It is difficult to say yes. It is difficult to say yes & have others hear it as more than the sound of the word yes. It is difficult to allow one’s body its porousness, its need to yes. I don’t much understand the body, but my body is not me & is me: I get it & I can’t get it. It is like a mirror or a piece of paper or a dead insect in the corner of my apartment. It frames the world & then another day someone talks about a calendar.


The body can only say yes. Yes to pain, yes-electric, yes rut & yes rout, yes to the symmetry of cement. The body is rhythm & disruption: the line against the syntax. And some poems merely say what they say. I mean, some poems convey struggle & some poems struggle. Sometimes there are words to describe what the body yeses. The body makes words. Then each word finds a mirror or a paper or a desiccated insect husk & briefly fills that thing with body. The body is brief but it is to be understood slowly, through diligent & freakish repetition & twitch, like in Sarah Boyer’s “Medical Semiotics Index.”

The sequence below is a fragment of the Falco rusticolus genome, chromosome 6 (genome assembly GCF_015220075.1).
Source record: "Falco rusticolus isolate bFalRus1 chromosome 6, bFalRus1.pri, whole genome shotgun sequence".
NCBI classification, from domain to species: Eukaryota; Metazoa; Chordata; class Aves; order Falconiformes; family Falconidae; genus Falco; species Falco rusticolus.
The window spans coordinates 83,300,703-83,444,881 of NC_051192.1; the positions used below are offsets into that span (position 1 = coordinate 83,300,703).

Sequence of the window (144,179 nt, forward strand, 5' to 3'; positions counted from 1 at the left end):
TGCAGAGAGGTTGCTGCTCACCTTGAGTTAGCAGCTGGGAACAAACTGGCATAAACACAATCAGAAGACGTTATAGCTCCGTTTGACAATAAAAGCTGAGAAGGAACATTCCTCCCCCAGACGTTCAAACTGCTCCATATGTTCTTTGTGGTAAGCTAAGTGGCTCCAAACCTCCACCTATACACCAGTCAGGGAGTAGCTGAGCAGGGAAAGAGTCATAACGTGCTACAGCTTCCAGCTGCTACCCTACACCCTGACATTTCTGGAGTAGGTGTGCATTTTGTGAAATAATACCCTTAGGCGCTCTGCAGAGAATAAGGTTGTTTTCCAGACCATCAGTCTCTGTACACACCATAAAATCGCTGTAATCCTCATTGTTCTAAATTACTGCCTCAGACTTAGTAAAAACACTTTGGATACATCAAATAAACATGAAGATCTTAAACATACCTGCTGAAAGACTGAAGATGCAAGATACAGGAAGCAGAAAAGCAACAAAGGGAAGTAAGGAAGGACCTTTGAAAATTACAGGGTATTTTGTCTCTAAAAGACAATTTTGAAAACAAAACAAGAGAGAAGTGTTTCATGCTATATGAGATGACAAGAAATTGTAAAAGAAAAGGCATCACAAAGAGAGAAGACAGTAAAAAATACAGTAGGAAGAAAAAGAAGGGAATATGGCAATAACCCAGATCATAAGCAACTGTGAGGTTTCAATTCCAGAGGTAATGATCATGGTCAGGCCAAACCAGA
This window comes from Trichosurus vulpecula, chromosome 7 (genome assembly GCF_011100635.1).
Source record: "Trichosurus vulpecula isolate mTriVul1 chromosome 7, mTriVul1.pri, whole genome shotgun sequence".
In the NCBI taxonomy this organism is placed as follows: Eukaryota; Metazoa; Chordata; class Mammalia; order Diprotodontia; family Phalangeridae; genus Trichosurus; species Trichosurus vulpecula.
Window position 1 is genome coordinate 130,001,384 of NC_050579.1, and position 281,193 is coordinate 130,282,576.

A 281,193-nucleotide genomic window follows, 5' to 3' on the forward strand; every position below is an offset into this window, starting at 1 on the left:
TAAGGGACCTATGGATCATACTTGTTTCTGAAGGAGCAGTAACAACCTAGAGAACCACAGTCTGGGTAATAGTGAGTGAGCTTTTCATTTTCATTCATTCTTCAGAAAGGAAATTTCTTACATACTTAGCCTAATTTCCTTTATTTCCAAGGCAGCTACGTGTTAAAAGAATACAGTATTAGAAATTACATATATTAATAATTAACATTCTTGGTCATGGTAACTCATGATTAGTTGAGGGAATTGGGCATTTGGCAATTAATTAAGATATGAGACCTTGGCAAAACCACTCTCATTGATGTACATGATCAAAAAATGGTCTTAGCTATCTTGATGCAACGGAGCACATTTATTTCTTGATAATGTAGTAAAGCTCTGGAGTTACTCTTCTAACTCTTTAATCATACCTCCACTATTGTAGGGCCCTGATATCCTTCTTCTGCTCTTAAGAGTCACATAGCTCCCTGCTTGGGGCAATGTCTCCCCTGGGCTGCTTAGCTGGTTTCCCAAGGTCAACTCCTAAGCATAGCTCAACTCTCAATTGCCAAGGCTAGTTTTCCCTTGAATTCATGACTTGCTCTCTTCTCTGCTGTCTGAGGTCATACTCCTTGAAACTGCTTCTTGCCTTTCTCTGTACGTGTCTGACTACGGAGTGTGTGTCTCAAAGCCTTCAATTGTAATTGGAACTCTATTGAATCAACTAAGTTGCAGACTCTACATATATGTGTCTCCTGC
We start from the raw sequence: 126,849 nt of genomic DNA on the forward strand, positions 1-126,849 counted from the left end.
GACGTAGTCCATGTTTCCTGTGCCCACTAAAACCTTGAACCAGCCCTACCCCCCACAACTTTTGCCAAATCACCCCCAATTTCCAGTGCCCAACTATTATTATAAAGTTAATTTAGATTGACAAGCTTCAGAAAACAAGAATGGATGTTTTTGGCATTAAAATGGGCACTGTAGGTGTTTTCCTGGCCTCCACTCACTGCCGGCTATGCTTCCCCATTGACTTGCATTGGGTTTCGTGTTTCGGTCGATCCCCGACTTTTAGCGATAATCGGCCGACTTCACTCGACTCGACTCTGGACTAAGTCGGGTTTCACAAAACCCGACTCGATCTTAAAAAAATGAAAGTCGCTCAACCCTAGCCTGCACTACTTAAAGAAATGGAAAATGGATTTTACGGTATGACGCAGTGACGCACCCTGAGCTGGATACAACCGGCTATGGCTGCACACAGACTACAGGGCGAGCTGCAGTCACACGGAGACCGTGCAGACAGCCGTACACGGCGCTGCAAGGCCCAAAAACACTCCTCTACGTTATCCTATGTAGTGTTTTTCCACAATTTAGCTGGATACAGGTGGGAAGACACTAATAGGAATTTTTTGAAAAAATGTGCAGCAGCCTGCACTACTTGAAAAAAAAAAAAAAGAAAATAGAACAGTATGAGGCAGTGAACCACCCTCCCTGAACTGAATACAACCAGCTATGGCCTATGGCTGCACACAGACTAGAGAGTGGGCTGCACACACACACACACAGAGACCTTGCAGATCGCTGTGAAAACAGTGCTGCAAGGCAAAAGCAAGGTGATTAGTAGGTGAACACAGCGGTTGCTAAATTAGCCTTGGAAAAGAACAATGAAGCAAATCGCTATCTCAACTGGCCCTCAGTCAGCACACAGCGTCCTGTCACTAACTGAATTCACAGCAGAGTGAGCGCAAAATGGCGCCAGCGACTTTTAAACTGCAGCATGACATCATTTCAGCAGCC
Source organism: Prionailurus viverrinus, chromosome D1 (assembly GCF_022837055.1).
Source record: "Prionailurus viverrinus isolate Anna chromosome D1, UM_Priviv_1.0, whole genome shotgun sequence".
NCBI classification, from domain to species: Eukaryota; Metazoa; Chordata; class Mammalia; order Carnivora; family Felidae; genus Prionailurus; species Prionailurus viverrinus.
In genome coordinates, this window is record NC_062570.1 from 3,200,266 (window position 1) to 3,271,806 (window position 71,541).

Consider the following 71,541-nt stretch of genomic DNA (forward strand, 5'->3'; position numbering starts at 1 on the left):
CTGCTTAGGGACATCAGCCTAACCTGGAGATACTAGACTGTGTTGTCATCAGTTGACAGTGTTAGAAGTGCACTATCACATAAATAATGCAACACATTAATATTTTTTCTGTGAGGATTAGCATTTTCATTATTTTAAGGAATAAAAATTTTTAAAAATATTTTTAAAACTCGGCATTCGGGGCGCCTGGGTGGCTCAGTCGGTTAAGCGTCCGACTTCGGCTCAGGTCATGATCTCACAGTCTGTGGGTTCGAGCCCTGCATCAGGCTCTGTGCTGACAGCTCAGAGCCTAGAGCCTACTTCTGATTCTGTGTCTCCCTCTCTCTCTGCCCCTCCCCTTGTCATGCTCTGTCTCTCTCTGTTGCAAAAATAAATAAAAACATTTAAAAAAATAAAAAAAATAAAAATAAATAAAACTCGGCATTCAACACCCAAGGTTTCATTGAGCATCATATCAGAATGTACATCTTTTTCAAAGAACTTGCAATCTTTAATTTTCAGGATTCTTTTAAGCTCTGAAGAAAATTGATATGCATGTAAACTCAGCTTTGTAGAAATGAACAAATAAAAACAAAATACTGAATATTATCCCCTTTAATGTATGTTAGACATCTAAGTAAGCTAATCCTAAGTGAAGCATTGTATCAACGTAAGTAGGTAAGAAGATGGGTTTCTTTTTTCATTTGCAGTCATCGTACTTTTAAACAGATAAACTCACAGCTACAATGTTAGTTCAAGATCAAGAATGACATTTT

Marguerite Duras said this “I won’t push the point; I’m leaving. But I’m only saying what everybody feels, even if they don’t know how to live it.” One species of insect feeds exclusively on how humans say the word no. It is small & termitish: white & still & sweet as skin. There is no way to distinguish between an infested body & one that is clean. 



Mathias Svalina is the author of four books, most recently Wastoid from Big Lucks Books, & is an editor for Octopus Books.